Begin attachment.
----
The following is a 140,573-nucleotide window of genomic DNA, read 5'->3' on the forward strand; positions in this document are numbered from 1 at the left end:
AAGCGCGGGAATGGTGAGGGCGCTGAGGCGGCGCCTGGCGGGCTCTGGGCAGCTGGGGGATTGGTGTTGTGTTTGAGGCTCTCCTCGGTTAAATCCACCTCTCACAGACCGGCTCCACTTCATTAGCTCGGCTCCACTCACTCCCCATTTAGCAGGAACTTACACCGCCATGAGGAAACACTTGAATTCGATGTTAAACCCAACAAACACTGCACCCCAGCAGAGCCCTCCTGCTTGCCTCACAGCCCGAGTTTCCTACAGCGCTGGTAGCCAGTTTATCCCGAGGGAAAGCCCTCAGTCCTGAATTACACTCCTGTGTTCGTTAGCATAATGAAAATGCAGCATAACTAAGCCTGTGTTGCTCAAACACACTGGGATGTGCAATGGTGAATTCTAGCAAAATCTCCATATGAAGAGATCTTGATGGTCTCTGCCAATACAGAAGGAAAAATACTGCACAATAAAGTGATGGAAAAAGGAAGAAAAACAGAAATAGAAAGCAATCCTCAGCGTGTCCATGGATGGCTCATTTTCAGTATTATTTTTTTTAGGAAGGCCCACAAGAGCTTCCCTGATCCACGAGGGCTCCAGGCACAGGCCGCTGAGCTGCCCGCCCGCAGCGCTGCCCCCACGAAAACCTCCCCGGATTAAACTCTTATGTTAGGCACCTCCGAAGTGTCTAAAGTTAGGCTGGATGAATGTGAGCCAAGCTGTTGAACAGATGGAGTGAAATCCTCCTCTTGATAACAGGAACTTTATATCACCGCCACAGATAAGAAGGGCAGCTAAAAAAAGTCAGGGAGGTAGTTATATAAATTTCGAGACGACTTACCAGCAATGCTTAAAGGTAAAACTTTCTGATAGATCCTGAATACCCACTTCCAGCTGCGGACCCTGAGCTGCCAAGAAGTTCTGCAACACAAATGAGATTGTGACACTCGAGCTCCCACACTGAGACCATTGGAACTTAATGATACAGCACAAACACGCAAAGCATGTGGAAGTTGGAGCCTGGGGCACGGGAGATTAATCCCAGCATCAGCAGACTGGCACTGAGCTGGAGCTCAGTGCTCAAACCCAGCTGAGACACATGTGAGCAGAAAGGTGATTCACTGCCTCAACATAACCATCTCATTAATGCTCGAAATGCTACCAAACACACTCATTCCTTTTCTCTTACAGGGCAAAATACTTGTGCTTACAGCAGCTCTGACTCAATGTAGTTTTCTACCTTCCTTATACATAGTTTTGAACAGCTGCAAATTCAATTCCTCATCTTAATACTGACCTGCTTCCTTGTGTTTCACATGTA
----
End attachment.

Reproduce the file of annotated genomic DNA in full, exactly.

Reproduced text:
The following is a 140,573-nucleotide window of genomic DNA, read 5'->3' on the forward strand; positions in this document are numbered from 1 at the left end:
AAGCGCGGGAATGGTGAGGGCGCTGAGGCGGCGCCTGGCGGGCTCTGGGCAGCTGGGGGATTGGTGTTGTGTTTGAGGCTCTCCTCGGTTAAATCCACCTCTCACAGACCGGCTCCACTTCATTAGCTCGGCTCCACTCACTCCCCATTTAGCAGGAACTTACACCGCCATGAGGAAACACTTGAATTCGATGTTAAACCCAACAAACACTGCACCCCAGCAGAGCCCTCCTGCTTGCCTCACAGCCCGAGTTTCCTACAGCGCTGGTAGCCAGTTTATCCCGAGGGAAAGCCCTCAGTCCTGAATTACACTCCTGTGTTCGTTAGCATAATGAAAATGCAGCATAACTAAGCCTGTGTTGCTCAAACACACTGGGATGTGCAATGGTGAATTCTAGCAAAATCTCCATATGAAGAGATCTTGATGGTCTCTGCCAATACAGAAGGAAAAATACTGCACAATAAAGTGATGGAAAAAGGAAGAAAAACAGAAATAGAAAGCAATCCTCAGCGTGTCCATGGATGGCTCATTTTCAGTATTATTTTTTTTAGGAAGGCCCACAAGAGCTTCCCTGATCCACGAGGGCTCCAGGCACAGGCCGCTGAGCTGCCCGCCCGCAGCGCTGCCCCCACGAAAACCTCCCCGGATTAAACTCTTATGTTAGGCACCTCCGAAGTGTCTAAAGTTAGGCTGGATGAATGTGAGCCAAGCTGTTGAACAGATGGAGTGAAATCCTCCTCTTGATAACAGGAACTTTATATCACCGCCACAGATAAGAAGGGCAGCTAAAAAAAGTCAGGGAGGTAGTTATATAAATTTCGAGACGACTTACCAGCAATGCTTAAAGGTAAAACTTTCTGATAGATCCTGAATACCCACTTCCAGCTGCGGACCCTGAGCTGCCAAGAAGTTCTGCAACACAAATGAGATTGTGACACTCGAGCTCCCACACTGAGACCATTGGAACTTAATGATACAGCACAAACACGCAAAGCATGTGGAAGTTGGAGCCTGGGGCACGGGAGATTAATCCCAGCATCAGCAGACTGGCACTGAGCTGGAGCTCAGTGCTCAAACCCAGCTGAGACACATGTGAGCAGAAAGGTGATTCACTGCCTCAACATAACCATCTCATTAATGCTCGAAATGCTACCAAACACACTCATTCCTTTTCTCTTACAGGGCAAAATACTTGTGCTTACAGCAGCTCTGACTCAATGTAGTTTTCTACCTTCCTTATACATAGTTTTGAACAGCTGCAAATTCAATTCCTCATCTTAATACTGACCTGCTTCCTTGTGTTTCACATGTA